The working class celebrated on Labor Day only began to rise in the 19th century, after James Watt’s improved steam engine was applied to the factory production of textiles at the beginning of the Industrial Revolution, according to legendary management expert Peter Drucker.
The nuclear family had long been the unit of production. On the farm and in the artisan’s workshop, husband, wife, and children worked together. The factory, almost for the first time in history, took the worker and work out of the home … the Industrial Revolution in its first half century only mechanized the production of goods that had been in existence all along. It tremendously increased output and tremendously decreased cost.
Similarly, the Information Revolution’s widespread impact on the workforce is now beginning to be felt in the economy. “The Information Revolution is now at the point at which the Industrial Revolution was in the early 1820s,” Drucker wrote in his 2002 book, Managing in the Next Society, describing similarities between the most dominant revolutions to be felt so far in the tradition of America’s workforce (Table 1).
Table 1. Basic similarities and differences between Industrial and Information Revolutions.
|Primary Capital||Steam engine||Computer|
Two Sides of the Same Proverbial Coin
But the current Republican field of challengers to Obama are just as flawed with their belief about a solution for jobs in the economy: whereas the latter is captive to labor unions that continue to give him campaign money, the former want to change the system in favor of the corporate entrepreneurs who give them money. Both sides belong to the same proverbial coin, engaged in a divisive and outdated tug of war for the same profits.
The economy will continue to change for the worse if either side succeeds in perpetuating divisive change in the American workforce through such a flawed belief.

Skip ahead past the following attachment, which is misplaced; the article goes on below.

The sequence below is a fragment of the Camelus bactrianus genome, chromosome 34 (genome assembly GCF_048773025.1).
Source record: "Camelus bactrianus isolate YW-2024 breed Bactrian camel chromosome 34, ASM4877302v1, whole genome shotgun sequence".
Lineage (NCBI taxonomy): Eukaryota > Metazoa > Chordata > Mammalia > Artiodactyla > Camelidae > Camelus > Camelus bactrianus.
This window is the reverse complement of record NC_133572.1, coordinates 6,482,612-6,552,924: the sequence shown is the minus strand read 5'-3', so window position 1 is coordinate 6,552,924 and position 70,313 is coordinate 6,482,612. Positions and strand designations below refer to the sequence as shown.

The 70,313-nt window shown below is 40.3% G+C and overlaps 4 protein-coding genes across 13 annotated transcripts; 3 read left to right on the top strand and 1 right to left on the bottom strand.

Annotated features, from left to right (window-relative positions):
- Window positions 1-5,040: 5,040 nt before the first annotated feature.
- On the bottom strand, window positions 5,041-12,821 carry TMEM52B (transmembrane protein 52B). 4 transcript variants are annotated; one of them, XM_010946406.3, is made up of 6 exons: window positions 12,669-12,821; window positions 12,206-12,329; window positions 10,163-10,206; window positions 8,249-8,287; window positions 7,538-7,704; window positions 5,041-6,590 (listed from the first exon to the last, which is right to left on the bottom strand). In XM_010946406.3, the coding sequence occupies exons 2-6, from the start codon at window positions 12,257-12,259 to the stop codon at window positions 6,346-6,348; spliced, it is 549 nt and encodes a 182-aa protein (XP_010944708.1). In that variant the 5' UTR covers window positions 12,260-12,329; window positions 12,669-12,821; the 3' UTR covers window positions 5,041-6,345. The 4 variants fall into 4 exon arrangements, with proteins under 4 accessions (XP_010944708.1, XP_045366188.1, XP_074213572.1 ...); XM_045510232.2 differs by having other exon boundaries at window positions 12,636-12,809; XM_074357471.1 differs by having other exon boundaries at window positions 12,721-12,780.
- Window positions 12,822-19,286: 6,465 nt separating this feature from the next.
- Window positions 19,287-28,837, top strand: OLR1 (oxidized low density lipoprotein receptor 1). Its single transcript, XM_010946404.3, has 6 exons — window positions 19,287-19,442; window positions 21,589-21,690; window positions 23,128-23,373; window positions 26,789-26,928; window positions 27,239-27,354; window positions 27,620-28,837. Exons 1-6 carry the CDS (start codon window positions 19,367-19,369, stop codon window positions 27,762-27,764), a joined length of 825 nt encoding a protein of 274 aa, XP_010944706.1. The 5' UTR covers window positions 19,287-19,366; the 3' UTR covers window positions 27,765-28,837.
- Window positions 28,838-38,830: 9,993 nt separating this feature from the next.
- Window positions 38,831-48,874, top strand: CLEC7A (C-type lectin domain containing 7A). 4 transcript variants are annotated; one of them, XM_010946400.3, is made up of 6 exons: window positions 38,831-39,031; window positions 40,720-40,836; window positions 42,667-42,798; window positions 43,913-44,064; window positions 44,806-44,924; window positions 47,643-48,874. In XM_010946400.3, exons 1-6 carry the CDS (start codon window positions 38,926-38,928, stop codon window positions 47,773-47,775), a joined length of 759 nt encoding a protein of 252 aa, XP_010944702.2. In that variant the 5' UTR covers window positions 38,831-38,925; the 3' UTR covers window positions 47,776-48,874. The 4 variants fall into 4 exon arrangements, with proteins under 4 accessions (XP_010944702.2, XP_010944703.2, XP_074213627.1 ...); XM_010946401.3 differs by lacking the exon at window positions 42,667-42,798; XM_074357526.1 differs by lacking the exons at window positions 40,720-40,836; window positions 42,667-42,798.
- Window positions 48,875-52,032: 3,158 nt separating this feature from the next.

What Must Be Done for American Profit
Instead of continuing with a strategy of hope that jobs created by entrepreneurs trickle down for labor to fill, what’s needed is a paradigm shift in belief that’s consistent with the best of America’s exceptional success through capitalism in the global economy.
It’s not enough to believe training labor to be innovative with new manufacturing skills will revive an Industrial Revolution that matured in the 20th century. Because it’s no longer merely about how to supply work but increasingly about what work the economy demands.
America must innovate to succeed in the knowledge economy, training labor to be innovative through entrepreneurial skills, so that all the people in society are trained to profit most from the new ideas that will drive economic growth through the 21st century.
Graham Bannock, Ron Baxter, and Evan Davis, The Economist Dictionary of Economics, Fourth Edition (Princeton: Bloomberg Press, 2003).
Peter F. Drucker, Management Challenges for the 21st Century (New York: Harper Collins, 1999).
Peter F. Drucker, Managing in the Next Society (New York: St. Martin’s Press, 2002).
Ronald Grey, “‘How’ and ‘What’ Jobs,” Ronald Grey for President 2012, http://ronaldgrey.com/2010/07/19/how-and-what-jobs
Karl Marx, Das Kapital: A Critique of Political Economy (Washington: Regnery Publishing, 1996).
Barack Obama, The Audacity of Hope: Thoughts on Reclaiming the American Dream (New York: Crown Publishers, 2006).
Rick Perry, “Issues: Jobs,” Rick Perry for President 2012, http://www.rickperry.org
Mitt Romney, “The Issues: Job Creation,” Mitt Romney for President, http://www.mittromney.com